From what I can see in the lib, here are some quic...
# general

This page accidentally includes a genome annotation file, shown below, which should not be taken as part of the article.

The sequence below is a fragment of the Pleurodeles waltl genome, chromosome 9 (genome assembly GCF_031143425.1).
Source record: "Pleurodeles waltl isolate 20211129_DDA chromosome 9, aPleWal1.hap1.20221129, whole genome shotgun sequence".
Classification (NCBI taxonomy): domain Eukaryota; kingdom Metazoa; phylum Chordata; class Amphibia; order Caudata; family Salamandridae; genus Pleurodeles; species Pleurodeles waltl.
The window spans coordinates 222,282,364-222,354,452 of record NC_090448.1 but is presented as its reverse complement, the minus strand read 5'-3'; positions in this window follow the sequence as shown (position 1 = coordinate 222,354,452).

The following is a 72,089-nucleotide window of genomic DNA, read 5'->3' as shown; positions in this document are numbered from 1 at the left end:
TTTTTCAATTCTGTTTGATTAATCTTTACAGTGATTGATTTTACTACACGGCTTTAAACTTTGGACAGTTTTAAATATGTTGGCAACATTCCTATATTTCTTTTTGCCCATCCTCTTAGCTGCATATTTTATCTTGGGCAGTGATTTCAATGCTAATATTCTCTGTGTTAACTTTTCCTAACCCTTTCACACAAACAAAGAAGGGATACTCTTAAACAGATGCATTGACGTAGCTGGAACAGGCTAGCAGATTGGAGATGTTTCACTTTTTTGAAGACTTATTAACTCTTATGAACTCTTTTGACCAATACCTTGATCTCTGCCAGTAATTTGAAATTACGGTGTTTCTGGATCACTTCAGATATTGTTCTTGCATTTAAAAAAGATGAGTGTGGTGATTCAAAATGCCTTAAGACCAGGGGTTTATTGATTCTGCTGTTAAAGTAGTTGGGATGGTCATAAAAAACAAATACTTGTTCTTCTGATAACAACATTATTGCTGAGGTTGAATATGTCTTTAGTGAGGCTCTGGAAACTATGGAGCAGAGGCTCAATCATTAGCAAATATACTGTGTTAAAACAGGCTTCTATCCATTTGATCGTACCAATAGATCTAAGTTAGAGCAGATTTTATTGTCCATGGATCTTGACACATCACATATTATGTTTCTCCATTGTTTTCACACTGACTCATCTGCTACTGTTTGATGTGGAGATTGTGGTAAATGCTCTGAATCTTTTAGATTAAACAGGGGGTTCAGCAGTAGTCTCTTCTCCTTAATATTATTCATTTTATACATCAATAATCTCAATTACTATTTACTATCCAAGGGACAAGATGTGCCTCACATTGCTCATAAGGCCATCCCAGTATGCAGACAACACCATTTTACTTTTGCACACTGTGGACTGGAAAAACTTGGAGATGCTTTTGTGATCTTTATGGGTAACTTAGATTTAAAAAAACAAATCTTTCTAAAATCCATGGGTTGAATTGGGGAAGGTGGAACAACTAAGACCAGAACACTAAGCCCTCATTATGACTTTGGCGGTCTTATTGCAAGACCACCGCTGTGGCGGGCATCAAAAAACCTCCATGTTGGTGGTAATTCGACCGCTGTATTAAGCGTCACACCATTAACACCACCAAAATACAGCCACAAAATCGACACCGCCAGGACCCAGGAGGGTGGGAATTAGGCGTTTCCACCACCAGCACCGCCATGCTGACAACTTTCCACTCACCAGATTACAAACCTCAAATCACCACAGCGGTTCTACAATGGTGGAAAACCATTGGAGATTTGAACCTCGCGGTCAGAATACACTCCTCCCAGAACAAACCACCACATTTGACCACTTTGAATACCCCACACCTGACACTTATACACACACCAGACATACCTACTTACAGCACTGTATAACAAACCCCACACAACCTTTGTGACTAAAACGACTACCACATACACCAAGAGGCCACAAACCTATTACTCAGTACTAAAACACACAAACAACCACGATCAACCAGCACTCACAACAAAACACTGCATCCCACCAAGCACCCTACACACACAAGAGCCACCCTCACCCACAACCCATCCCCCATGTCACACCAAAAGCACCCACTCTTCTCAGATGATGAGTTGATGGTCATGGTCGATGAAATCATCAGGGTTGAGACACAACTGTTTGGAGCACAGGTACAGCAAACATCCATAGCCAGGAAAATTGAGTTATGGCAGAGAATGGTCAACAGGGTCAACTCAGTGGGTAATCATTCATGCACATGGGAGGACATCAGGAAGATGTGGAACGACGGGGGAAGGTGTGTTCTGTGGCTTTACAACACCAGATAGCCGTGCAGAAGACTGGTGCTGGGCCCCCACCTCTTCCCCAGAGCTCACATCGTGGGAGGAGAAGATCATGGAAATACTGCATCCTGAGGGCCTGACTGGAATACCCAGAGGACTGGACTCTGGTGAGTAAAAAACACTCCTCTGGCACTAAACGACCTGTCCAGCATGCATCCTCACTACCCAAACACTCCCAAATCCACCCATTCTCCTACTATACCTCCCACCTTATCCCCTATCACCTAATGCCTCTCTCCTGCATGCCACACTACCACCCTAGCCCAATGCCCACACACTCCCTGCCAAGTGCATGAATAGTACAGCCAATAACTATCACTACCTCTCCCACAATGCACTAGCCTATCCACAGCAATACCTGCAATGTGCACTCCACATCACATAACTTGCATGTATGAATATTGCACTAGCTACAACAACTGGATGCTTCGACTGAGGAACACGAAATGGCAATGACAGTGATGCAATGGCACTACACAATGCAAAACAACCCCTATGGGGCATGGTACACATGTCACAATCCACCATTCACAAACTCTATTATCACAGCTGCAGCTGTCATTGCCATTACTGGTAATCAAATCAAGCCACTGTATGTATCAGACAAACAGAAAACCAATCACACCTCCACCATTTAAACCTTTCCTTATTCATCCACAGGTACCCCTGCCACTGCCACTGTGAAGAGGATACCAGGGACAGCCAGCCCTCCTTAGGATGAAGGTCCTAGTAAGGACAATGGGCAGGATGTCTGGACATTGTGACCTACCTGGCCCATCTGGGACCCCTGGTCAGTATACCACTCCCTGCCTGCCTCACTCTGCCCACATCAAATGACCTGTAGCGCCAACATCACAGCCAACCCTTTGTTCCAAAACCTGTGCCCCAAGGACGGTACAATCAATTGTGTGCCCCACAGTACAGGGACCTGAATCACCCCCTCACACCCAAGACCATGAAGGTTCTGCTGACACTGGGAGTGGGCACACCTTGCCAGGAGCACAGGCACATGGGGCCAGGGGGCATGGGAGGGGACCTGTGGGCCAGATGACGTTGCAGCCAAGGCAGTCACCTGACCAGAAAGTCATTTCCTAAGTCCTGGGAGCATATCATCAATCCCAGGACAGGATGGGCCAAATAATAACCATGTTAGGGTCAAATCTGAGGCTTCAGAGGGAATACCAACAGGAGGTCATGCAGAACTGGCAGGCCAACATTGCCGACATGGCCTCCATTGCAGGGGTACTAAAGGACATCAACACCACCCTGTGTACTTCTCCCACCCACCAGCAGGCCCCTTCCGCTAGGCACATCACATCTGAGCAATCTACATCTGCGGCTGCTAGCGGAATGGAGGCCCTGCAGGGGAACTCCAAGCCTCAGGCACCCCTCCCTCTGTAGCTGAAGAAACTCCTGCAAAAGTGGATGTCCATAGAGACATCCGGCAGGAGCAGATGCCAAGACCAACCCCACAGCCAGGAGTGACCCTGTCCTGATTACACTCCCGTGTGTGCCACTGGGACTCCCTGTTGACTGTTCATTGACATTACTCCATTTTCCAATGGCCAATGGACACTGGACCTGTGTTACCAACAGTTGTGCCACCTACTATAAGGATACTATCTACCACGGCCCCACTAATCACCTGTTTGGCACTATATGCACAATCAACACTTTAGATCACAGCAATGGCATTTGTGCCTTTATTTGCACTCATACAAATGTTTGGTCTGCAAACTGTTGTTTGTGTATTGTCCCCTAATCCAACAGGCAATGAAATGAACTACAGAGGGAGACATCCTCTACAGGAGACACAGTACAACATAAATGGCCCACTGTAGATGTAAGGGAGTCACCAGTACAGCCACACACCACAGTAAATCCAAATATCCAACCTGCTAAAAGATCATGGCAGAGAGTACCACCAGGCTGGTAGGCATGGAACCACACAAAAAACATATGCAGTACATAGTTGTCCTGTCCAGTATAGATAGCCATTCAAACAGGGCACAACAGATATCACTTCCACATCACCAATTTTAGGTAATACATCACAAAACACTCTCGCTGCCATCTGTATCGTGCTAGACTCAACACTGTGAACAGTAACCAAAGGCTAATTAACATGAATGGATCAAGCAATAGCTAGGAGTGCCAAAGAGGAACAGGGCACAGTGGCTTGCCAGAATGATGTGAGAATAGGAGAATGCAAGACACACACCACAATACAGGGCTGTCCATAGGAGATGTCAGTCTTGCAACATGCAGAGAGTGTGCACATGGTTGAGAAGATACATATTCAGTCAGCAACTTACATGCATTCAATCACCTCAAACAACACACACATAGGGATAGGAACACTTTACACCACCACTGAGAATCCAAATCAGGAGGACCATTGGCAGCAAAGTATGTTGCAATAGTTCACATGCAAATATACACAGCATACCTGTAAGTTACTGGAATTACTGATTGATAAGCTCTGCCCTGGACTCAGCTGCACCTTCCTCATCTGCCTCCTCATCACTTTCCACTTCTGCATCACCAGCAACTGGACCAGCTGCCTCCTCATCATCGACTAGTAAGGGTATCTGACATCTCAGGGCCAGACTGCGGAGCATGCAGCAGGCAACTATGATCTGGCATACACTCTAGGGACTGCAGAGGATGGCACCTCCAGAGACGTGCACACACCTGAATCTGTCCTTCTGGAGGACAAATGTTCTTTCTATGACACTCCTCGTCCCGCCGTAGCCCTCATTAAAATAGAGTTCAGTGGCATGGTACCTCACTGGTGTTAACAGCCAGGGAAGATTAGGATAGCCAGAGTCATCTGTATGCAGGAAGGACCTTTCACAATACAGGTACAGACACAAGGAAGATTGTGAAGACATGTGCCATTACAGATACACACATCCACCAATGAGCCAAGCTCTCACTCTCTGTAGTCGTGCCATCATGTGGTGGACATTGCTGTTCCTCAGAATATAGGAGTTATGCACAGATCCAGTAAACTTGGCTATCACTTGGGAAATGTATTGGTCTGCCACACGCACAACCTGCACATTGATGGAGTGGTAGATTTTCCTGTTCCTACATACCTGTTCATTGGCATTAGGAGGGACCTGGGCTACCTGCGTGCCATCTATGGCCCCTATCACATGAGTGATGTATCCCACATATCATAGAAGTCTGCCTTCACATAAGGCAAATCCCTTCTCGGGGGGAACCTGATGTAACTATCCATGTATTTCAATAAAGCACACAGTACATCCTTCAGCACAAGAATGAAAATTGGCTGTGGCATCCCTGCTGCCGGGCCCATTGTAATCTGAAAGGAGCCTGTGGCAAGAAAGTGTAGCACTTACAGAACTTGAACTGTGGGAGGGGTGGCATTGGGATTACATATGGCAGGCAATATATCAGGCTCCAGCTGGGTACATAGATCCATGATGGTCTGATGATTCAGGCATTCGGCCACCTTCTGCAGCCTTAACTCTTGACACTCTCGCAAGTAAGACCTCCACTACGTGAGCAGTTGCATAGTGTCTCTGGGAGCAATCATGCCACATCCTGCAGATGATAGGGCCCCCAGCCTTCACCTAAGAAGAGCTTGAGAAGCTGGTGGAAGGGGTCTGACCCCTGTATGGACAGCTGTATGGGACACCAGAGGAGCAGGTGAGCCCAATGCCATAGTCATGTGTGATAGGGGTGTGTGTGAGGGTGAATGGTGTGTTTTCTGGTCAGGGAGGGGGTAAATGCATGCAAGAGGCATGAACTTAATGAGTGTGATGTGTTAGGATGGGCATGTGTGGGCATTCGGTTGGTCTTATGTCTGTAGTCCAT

From what I can see in the lib, here are some quick differences: - For the django lib, the refresh token (per session) doesn't change. This means that if those are compromised, your user's account is compromised as well - for an extended period of time. The flow is as good as having just one long lived token. In our case, we keep changing the refresh token on each use, which allows us to detect theft - It seems that they are not using httpOnly cookies. Which goes against session best practices. - They do not seem to provide some of the control features of sessions like to be able to get a list of sessions for a user and revoke any one, change the session tokens after access or password change. - Unlike us, they have login and password management functionality, which is great. Please correct me if any of my assumptions about djoser are incorrect. You can still use them for login and password reset flows, and use us for sessions. :))